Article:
The 2020 season will be a turning point for the Dallas Cowboys, in one way or another. They made the decision to finally part ways with head coach Jason Garrett after nearly a decade of inability to make a deep playoff run, then shrugged off promising collegiate football minds en route to landing a proven whale of a hire in Mike McCarthy. The team is also operating with more of a hands-off philosophy going forward, i.e., allowing McCarthy to build his coaching staff and to begin molding the roster in a way that best sets up his staff and system(s) for continued success. 

And while McCarthy lets "the business people" work in securing Dak Prescott -- along with Amari Cooper and Randall Cobb, etc. -- the Cowboys are getting a lot of praise from all the right places for their decision to bring on a head coach who literally has a street named after him in Green Bay. The latest arrives by way of the Kansas City Chiefs, with Andy Reid rubber stamping McCarthy's hire as he himself enjoys the waves of winning Super Bowl LIV.

The two are not only descendants of the legendary Bill Walsh coaching tree, but they also have a longstanding personal relationship, and Reid couldn't be more excited to see McCarthy return re-energized after taking a year off to evolve.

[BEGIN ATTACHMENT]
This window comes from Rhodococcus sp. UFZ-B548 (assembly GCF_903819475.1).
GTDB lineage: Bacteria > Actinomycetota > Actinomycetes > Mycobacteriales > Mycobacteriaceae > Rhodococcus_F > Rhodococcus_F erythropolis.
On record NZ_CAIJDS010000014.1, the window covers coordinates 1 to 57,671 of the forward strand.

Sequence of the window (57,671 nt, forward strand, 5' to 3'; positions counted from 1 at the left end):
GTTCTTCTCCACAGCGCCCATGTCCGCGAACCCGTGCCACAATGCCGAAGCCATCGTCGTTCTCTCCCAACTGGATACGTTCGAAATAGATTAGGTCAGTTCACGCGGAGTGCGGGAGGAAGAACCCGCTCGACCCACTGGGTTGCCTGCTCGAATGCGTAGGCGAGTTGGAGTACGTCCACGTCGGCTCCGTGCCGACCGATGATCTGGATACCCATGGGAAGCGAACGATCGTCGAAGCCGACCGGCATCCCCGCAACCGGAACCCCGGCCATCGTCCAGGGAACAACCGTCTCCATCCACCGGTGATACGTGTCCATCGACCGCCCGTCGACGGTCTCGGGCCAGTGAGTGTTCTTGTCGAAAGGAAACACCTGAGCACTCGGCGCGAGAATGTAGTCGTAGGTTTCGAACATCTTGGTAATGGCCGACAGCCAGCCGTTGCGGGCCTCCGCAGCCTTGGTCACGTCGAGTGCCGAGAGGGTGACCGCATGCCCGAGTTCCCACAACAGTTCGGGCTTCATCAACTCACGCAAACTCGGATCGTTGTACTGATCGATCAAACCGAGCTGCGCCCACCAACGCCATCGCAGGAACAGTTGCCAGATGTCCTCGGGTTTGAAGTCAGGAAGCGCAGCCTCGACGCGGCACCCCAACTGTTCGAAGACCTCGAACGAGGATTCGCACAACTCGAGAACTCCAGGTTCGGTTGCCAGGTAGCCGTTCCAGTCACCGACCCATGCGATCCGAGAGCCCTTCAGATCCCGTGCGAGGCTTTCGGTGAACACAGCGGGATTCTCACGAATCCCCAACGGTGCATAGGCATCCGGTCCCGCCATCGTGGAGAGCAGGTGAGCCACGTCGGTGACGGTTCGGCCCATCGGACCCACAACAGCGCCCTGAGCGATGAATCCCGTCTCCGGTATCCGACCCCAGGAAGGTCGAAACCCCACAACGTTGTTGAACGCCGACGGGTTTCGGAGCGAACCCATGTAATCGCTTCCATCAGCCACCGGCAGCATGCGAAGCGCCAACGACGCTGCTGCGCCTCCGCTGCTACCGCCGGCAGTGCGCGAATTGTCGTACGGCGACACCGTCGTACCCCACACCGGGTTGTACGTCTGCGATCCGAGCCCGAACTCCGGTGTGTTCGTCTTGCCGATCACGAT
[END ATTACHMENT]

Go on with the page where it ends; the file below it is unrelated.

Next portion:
"He's good for the National Football League," Reid said, speaking from the 2020 NFL combine. "Some of these guys that we're talking about here are good for the National Football League. They're good football coaches, and they handle themselves the right way. I have a ton of respect for Mike. When he was out of football, he recharged by going back and looking at all the things he could do better, and analyzing himself and the game and where he wanted to go to once he became the Cowboys coach -- or whoever was going to hire him. 

"I think you're going to get an even better coach than he was before, and that was a championship-caliber coach."

McCarthy led the Packers to victory over the Pittsburgh Steelers in Super Bowl XLV, which was ironically played at AT&T Stadium -- home of the Cowboys. Owner Jerry Jones believes wholeheartedly McCarthy is the man capable of ending the ongoing 25-year championship drought in Dallas, and given his willingness to adapt his coaching style for today's NFL, early signs point to Jones potentially being correct. 

There is, of course, lots to handle between now and September as he digs his heels into his new role in North Texas, but the last NFL head coach to hoist a Lombardi trophy believes McCarthy has the juice to be the next -- and for the second time of his head coaching career. Reid won't exactly lay down and let it happen, but he absolutely welcomes the competition from an old friend.